Boise State is set to host an interesting event next Monday on how Idaho became so Republican. I won’t plug for the event but it will host retiring longtime Secretary of State Ben Ysursa, Jim Weatherby and Democratic strategist Betty Richardson. Today, every state Constitutional office is held by a Republican. Short of Wyoming and Utah, the Idaho GOP has the third highest percentage of legislative seats in the country. The state boasts an all Republican Congressional delegation and in statewide elections for federal or state offices, no Democrat has hit above 47% since 1994.
Idaho was not always so red but it always has had a Republican tint. The state has a long history of voting Republican for President like most of the Rocky Mountain West. In fact, the last time it backed a Democrat for President was in 1964 (LBJ). The state Democratic Party still thrived during this period. This was in large part due to the quality of individual legislative candidates and two particular Idaho giants, US Senator Frank Church and four term Governor Cecil Andrus. Both Church and Andrus have the distinction of being a few of the last Democrats elected statewide.
Idaho has always been more Republican than the nation but a series of demographic and political factors drove Idaho into permanent Republican hands (state offices) starting in the 80’s. The first and perhaps most significant was the national Democratic party drifting left. In 1984, following the disastrous reelection effort of Southerner Jimmy Carter the party turned to stalwart liberal Walter Mondale. Mondale supported a number of policies Idahoans, even moderates, disagreed with as apparently did all but one state in the country (Mondale also won DC). National Democrats did no favor to their Idaho counterparts by nominating Michael Dukakis. Dukakis was just as liberal as Mondale and barely did any better nationwide. Combined with a serious of other factors roiling Idaho politics and the state Democratic Party started going downhill at a sprint. Church, after serving four terms was defeated in 1980. Perhaps he saw the writing on the wall. He was not the last Democrat to not run for reelection. Over the 80’s a number of strong Democratic legislators and county officials also declined to run and were replaced with Republicans or more moderate Democrats (to appeal to conservative voters with Democratic roots).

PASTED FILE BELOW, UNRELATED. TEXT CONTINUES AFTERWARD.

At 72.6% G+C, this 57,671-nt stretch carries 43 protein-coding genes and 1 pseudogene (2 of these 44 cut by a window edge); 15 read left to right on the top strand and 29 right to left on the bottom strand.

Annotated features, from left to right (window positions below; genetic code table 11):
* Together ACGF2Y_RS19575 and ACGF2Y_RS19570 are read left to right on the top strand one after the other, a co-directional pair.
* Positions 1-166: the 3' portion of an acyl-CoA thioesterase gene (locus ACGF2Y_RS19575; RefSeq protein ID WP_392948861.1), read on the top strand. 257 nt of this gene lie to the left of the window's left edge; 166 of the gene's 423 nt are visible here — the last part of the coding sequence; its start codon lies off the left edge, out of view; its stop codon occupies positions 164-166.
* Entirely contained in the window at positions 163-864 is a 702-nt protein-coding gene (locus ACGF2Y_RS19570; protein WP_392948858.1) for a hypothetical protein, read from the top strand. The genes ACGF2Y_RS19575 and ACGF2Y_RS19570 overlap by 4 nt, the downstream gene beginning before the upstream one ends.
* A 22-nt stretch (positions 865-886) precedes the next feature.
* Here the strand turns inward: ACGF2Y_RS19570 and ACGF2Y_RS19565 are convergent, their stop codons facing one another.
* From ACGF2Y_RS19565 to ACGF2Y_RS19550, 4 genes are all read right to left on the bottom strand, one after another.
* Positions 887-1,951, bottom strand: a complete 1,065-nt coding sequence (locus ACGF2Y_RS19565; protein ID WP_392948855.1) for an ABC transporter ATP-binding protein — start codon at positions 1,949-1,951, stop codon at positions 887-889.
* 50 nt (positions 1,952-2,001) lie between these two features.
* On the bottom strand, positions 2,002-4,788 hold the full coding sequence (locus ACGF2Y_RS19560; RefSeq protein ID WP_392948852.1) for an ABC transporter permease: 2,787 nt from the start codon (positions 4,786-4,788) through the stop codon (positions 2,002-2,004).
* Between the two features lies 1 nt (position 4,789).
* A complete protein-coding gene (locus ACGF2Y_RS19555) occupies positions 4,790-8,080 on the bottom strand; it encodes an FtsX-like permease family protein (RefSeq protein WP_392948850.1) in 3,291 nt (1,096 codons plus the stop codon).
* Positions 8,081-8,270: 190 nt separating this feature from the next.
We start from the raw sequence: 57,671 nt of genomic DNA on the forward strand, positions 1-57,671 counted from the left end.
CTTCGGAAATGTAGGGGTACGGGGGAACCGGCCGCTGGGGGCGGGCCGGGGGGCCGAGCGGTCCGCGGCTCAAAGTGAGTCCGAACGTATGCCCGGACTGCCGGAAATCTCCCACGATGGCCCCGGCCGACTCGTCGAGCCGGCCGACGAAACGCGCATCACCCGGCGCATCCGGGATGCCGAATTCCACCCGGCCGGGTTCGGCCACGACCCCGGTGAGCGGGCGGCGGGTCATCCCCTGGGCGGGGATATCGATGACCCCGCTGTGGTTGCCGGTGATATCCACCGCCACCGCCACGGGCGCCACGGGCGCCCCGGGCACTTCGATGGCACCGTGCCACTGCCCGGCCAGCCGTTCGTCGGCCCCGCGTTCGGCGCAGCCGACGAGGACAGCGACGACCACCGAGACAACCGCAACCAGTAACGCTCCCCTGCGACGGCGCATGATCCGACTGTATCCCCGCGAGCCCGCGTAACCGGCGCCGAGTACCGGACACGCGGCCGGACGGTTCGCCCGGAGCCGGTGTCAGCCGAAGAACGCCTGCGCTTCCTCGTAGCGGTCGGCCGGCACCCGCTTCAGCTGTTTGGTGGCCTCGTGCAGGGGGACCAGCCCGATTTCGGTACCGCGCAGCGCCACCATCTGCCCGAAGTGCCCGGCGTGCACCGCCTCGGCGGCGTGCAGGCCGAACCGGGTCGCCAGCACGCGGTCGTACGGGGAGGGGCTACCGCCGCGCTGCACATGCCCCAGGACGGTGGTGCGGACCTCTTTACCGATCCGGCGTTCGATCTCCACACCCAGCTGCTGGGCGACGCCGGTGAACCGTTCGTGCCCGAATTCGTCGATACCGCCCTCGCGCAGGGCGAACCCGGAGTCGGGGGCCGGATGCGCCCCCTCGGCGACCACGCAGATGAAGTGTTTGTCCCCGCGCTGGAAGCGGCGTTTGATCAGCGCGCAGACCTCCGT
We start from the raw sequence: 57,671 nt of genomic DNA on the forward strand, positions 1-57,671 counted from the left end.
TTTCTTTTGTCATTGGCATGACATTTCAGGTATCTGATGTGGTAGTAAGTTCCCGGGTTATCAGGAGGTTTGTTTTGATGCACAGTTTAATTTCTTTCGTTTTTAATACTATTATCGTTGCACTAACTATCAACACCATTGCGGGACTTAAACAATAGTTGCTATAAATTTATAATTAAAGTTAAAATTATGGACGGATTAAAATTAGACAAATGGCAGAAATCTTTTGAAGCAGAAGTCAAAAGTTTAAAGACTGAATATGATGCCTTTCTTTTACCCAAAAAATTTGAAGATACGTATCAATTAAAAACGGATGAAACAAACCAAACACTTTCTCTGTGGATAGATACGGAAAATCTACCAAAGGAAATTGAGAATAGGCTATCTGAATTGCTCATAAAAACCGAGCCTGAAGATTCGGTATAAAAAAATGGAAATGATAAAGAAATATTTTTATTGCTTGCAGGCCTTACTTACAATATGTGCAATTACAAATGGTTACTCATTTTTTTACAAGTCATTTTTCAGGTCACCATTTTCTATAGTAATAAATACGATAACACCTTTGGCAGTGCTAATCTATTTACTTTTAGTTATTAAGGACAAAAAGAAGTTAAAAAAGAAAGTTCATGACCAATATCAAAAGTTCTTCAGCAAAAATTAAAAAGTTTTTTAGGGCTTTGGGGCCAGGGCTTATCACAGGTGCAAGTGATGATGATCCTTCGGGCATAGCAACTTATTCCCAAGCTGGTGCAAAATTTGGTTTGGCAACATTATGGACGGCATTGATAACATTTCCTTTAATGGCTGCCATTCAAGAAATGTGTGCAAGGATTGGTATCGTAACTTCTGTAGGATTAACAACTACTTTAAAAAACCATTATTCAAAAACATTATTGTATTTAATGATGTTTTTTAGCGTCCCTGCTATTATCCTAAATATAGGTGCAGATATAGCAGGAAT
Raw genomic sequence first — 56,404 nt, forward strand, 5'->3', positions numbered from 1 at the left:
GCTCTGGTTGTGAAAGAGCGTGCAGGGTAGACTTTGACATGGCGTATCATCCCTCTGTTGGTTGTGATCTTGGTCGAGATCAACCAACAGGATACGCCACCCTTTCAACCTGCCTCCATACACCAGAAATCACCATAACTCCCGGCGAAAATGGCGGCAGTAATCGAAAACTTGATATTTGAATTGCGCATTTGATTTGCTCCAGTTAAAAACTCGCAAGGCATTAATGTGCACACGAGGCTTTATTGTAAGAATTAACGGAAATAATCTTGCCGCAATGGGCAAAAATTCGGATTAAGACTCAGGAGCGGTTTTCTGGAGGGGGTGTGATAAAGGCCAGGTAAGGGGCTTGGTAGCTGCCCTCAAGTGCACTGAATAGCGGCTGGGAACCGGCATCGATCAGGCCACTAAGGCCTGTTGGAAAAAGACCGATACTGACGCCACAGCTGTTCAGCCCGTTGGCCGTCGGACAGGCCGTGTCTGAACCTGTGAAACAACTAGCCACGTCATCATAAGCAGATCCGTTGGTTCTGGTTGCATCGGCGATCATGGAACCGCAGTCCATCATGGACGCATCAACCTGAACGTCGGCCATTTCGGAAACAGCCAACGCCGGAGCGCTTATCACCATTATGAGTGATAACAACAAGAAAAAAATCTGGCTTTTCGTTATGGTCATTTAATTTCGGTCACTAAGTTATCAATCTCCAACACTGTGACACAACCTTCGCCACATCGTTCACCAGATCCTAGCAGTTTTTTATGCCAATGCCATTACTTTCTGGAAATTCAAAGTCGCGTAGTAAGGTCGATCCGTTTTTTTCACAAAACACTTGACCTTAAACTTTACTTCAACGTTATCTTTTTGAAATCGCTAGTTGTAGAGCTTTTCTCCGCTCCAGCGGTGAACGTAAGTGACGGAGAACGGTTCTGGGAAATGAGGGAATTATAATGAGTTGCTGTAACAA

Two factors Democrats had no control over sealed their fate. Starting in the late 70’s and proceeding well into the 80’s was the loss of mining and timber union clout in the state. This partly occurred because the market disappeared for precious metals and ironically, Democratic Governor Cecil Andrus’s conservationist notions, limited union profits. They still strongly supported him in all four of his successful elections. The loss of union clout culminated in passage of Right to Work legislation in 1986. Unions vehemently opposed the move as did at the time former two term Governor Andrus. Unions successfully used the initiative process to gather enough signatures to have a referendum on keeping the law. In a tough fought campaign the law was upheld by 54% of the voting public. Despite his opposition to Right to Work, Andrus won another term. Demographics also played a significant role. Many conservative and Republican leaning voters moved to the state in droves and moved the state to the right. This was particularly felt at the local level as local Democrats continued to become an endangered species across the state.